Memory Protection

Memory is crucial concerning safety and security of an embedded system.

Functional safety is compromised if memory is manipulated by accident leading to a malfunction of a critical part of the software. Issues regarding memory can arise when:

  1. Data is passed between parts of the software and cast into the wrong type
  2. Data is written and read without synchronization (data race)
  3. Data is deallocated too early or multiple times (dangling pointer)
  4. Software reads or writes outside intended address spaces (overflow)

Rust solves 1. with strong typing and generics, 2. by enforcing synchronization with Sync traits and 3. with ownership and lifetime checks when compiling code.

  1. is in part solved in the Rust language, as arrays and strings store their length with the data. Thus, copying strings will not write beyond bounds. Stack overflows, on the other hand, can still occur. One possible solution to reduce the risk of stack overflows is to use only a single stack. In the case of an RTOS, threads must either be cooperative (exiting the thread entry function every time) or hardware interrupts must be used for context switching, as in the RTIC real-time framework [43]. Another solution is to detect a stack overflow by setting and checking watermark patterns or by trapping an overflow in hardware.

Security is compromised if an attacker can read or can manipulate data on purpose. In microcontroller projects, security is often not regarded as a concern as these systems often run without connection to the outside world. With increased connectivity of embedded systems, a newly developed RTOS must have security in mind to avoid obsolescence in the coming years.

To prevent stack overflows and provide a secure system, Bern RTOS will rely on memory protection hardware. The main approach for safety and security is to form processes by splitting the application by criticality. Bern RTOS has the following use cases in mind:

Strict Allocating everything statically is the safest option as memory is guaranteed to be available at compile time. The kernel should allow for threads, stacks and sync primitives to be allocated statically, so that they can run for sure. Threads should run in isolation and the kernel should copy data between threads. This is the safest and most secure option.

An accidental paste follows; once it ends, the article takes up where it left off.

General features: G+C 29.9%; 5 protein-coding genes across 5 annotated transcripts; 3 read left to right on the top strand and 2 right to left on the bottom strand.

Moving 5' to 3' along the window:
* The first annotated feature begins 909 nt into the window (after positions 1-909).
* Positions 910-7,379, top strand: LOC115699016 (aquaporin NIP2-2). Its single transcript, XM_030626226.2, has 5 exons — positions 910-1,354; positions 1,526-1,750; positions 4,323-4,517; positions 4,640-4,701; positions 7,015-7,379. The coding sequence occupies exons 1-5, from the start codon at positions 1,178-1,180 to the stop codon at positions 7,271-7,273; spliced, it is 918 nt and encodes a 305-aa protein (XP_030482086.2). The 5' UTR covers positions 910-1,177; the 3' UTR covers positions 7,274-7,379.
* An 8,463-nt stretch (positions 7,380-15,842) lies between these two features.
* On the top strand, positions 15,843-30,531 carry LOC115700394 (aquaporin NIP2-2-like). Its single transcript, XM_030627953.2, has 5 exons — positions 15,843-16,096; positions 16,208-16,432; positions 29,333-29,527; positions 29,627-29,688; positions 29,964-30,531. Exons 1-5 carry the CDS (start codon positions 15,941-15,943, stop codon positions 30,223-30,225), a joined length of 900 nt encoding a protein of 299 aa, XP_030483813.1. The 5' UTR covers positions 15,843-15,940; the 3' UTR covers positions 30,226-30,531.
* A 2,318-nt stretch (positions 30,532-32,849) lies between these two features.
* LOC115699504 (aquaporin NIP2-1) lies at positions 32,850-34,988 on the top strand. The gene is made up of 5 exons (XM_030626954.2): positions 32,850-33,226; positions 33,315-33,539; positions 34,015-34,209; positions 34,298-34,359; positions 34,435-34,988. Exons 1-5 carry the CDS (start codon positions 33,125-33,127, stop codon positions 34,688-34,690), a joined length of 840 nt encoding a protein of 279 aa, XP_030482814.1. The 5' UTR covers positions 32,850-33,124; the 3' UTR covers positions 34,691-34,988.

Relaxed Making threads safe adds overhead at runtime, if a thread is less critical, it should be allocated in a fixed size pool of threads. To speed-up IPC, the kernel should provide a shared memory section where multiple threads have access to the same resource.

Dynamic Allocating memory dynamically simplifies the handling of dynamic loads of communication interfaces. It is the most memory efficient solution because memory is reserved only if it is used. However, an overload of a communication interface might block the system by using all of its memory.

A combination of the three use cases above should be able to run on the same system.

On a microcontroller, flash memory, SRAM, peripherals and other memory components are mapped to a single address space. To isolate and protect parts, it must be placed into sections, as shown in the figure.

Figure: Memory Protection: Memory Layout.

Different threads have different access privileges to different sections. Insecure network stacks can, for example, be denied access to peripherals, except the network interface. If threads cannot access a memory section directly, they must ask the kernel for help via a system call (syscall).

The most secure system would allow every peripheral access via a syscall, so that the kernel can check the access permission with fine granularity. This is done in Tock OS [56] but implies high overhead and HAL implementation by the OS maintainers. As a compromise, peripherals in the Bern RTOS should be protected by either allowing full access to parts of the memory section or none. That way peripherals can be somewhat protected, but the kernel is still independent of a HAL and access is efficient.

In terms of flexibility, the aim is for the Bern RTOS to use some of the hardware memory protection capabilities to make the kernel safe and secure, and to leave some to the user to use for application-specific purposes. For example, a user might want to restrict access to encryption keys.